When the Volunteer Corps for Mexico was planned there was no question that there should also be a small but effective artillery unit. The basic work especially regarding the equipment and organization was effected by the Major of artillery Friedrich Müller who formed, following the Austrian artillery organization, an artillery company with 3 Gebirgs-Batterien (mountain battery's), with a total of twelve 3-pounds mountain guns with iron made mounts and a company of Zeugs-Artillerie (ordnance) for their support. The 2 artillery companies were transported to Mexico, together with the other troops, under the temporary command of Oberleutnant (Hauptmann since May 1865) Wilhelm Hanke. An officer like Anton Weinhara would be the perfect man General Thun would need to command his artillery but it was not so easy to convince him. He was in the meantime in his middle forties and could look back on a respectable career, particularly if one considers his roots, briefly said, he had much to lose if he agreed to get involved in this adventure. However in the end it appeared that the prospect of rapid promotion and the promise of a completely free hand in all aspects of the artillery carried the day as on the 12th of December 1864, Anton Weinhara transferred as a Major and commander of the artillery into the Mexican Volunteer Corps. When he arrived in Mexico he left a detachment of 40 men in Mexico City to reorganize the arsenal there and settled with the rest at Puebla. His main interest was to build everything which was needed to became completely independent of any, mainly French support. With Oberleutnant Hanke, who he made his deputy commander, he built a small arsenal at Puebla, founding a locksmith's, a tannery, a blacksmith's, a joiner's and coach-builder's workshop, a gunsmith's and armourer's workshop and facilities for the preparation of saltpetre and gunpowder which created apprenticeships for 40 local boys in several different professions. Major Weinhara took part in the expedition through the Sierra del Norte between the 22nd of July and the 12th of August 1865 with excellent performance during the battles at Xochitlan on the 30th of July and near Xachiopulco on the 4th of August. Based on his experiences he organized that every gunner received a rifle to protect himself. It was a common practice in these times (also in the Austrian army) that the soldiers in the artillery did not have any rifles which left them helpless during any kind of ambushes and there were also troops of other branches permanently needed to protect the gun crews. This system of arming the artillery soldiers with rifles, not at least because of the experiences during the Mexican campaign, caused at last the introduction of rifles to the Austrian artillery in the 1870s. The first commander of the Austrian Volunteer Corps, General Graf Thun-Hohenstein, honored Major Weinhara by a handwritten decree saying that he was the perfect commander of the artillery, excellent in providing any material and armoury, lowering the costs of any acquisition by his talents of trading and improvisation. Actually he was excellent in dealing with the local population as well as with all kinds of soldiers of fortune characters because they all knew he would not order anything he would not do himself. They respected him therefore and especially the common soldiers adored him because he became what he was because of hard work and superior knowledge in contrast to all those noble officers who reached their ranks by the fortune of their families. On the 5th of July 1866 he was promoted to Oberstleutnant and on the 26th of December 1866 (his 47th birthday) he was honored with the award of the knight's cross of the Order of our beloved Madonna of Guadalupe. When the Volunteer Corps was disbanded he was realistic enough to recognize that there would be no further prospects in that country for him, he declined the offered command in the Mexican National Army and returned disappointed to Europe.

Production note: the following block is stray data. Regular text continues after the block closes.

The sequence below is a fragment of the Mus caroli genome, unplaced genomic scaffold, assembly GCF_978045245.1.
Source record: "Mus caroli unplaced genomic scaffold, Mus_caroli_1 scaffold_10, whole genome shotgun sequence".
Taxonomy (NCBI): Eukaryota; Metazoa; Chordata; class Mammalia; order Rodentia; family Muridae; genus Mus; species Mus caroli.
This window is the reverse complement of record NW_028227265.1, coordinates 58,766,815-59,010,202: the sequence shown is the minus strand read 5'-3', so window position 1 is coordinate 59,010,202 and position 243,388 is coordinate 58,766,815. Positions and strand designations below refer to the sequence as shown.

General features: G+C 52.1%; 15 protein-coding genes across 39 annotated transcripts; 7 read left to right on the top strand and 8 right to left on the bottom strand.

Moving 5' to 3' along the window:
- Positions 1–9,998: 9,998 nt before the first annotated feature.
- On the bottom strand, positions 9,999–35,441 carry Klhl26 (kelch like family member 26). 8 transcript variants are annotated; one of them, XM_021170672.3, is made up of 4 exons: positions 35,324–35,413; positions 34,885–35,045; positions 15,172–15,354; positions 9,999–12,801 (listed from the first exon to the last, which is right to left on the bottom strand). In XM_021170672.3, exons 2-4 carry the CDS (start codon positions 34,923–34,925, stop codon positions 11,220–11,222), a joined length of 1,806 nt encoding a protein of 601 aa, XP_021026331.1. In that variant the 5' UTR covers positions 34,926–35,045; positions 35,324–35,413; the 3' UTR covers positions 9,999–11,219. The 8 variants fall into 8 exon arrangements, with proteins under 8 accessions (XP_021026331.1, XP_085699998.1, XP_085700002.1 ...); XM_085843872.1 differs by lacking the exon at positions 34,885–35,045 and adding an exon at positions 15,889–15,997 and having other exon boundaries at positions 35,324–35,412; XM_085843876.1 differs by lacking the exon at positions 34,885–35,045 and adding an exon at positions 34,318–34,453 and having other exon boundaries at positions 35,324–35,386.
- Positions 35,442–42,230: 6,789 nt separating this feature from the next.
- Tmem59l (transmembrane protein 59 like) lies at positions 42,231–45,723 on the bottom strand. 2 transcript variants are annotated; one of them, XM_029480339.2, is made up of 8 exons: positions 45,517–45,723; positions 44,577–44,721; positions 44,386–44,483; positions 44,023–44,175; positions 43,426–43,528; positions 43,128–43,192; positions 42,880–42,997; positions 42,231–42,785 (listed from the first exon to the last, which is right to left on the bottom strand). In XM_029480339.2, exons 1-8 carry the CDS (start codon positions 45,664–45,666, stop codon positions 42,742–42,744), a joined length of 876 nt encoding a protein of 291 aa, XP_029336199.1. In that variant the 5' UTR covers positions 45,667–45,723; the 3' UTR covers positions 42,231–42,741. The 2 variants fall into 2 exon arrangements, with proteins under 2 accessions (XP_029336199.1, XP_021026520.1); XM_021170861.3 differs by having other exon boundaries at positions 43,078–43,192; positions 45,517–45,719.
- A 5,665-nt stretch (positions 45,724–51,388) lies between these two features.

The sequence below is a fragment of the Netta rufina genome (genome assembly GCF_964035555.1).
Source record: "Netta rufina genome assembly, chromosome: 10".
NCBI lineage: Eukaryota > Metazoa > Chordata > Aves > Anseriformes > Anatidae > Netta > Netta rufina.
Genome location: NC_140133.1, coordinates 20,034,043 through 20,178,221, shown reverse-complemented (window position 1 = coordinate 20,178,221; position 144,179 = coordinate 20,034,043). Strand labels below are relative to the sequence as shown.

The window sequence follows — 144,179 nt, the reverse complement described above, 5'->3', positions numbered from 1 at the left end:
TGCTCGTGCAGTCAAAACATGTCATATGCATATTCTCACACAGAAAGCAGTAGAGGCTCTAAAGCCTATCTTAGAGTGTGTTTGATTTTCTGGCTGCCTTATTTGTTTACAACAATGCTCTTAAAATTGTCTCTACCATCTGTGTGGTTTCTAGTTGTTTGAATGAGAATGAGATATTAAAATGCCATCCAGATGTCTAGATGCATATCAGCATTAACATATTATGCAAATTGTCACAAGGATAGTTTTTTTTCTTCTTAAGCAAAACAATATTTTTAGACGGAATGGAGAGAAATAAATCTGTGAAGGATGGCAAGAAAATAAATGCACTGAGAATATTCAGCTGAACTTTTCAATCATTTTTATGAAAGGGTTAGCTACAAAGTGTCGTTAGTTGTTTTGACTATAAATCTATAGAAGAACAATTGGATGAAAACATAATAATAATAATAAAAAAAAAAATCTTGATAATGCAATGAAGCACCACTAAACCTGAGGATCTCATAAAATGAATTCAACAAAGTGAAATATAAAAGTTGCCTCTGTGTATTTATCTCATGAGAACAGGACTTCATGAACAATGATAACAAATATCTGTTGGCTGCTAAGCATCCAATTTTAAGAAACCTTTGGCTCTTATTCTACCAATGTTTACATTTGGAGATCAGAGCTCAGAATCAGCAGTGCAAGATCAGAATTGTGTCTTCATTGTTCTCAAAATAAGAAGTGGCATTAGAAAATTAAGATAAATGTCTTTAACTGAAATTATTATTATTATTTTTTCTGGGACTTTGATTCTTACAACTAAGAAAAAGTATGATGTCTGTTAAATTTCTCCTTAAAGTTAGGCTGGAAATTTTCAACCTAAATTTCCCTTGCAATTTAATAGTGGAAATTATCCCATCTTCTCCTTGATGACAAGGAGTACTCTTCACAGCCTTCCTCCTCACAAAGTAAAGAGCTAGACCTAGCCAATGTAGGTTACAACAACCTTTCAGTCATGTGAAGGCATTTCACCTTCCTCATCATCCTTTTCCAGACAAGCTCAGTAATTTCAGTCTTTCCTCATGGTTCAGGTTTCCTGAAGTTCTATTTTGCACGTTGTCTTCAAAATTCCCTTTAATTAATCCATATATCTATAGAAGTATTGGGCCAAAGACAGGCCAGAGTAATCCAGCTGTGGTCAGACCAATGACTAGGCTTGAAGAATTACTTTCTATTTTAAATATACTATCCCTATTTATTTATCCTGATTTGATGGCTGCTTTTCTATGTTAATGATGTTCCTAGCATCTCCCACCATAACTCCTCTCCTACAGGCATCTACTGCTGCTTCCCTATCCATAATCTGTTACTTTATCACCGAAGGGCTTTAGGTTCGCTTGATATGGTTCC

On the 14th of April 1867 he found himself again as an Hauptmann 1st class in the Silesian artillery regiment number 9, shortly followed by his transfer to artillery regiment number 6 at Josephstadt on the 1st of May of the same year. With this regiment, meanwhile transformed into the field artillery regiment number 6, he received his promotion to Major on the 1st of November 1869. In May 1870 he was transferred to field artillery regiment number 9 at Vienna followed by a leave on half-pay status from August 1871 to January 1872 on health grounds. For further promotion it was necessary to gain some experience on general staff duty, so he was attached to the general staff from October 1872 to May 1874 engaged as chief of the general staff of the 9th infantry division. But the times had changed, a new kind of officer was desired now, theoretical highly educated, gentlemanly or noble officers were preferred and a practical officer, with an unknown father and the speech of a NCO, like Major Weinhara, could not be accepted by the officers corps. His ratings were devastating; they awarded him excellent marks for any bureaucratic work but absolutely no suitability for any further general staff duty. Major Weinhara was transferred back to the troops to field artillery regiment number 3 at Comorn. Deeply injured he asked for an extended leave on half-pay status on health grounds which was granted from October 1874 to April 1875 and than extended to the end of October of the same years. But Anton Weinhara was not the man who would give up, on the 1st of November 1875 he was back on troop duty with the 4th field artillery regiment at Josephstadt where he received his promotion to Oberstleutnant on the 1st of May 1876 with seniority from the 1st of November 1875. He was now nearly 57 years old and tried again to reach the rank of Oberst and the desired command but he was again disappointed. During the maneuvres in the summer of 1877 he became involved in some heated exchanges with several general staff officers leading possibly to a duel. Nothing can be found in his file about a duel but the fact was that he was retired on the 11th of October 1877 without any of the usual honours like the promotion to the next rank or the granting of nobility after more than 40 years of service or even the expression of the commendation of the Kaiser. Oberstleutnant Anton Weinhara lived deeply injured and embittered in Vienna where he died shortly after his 88th birthday in December 1907.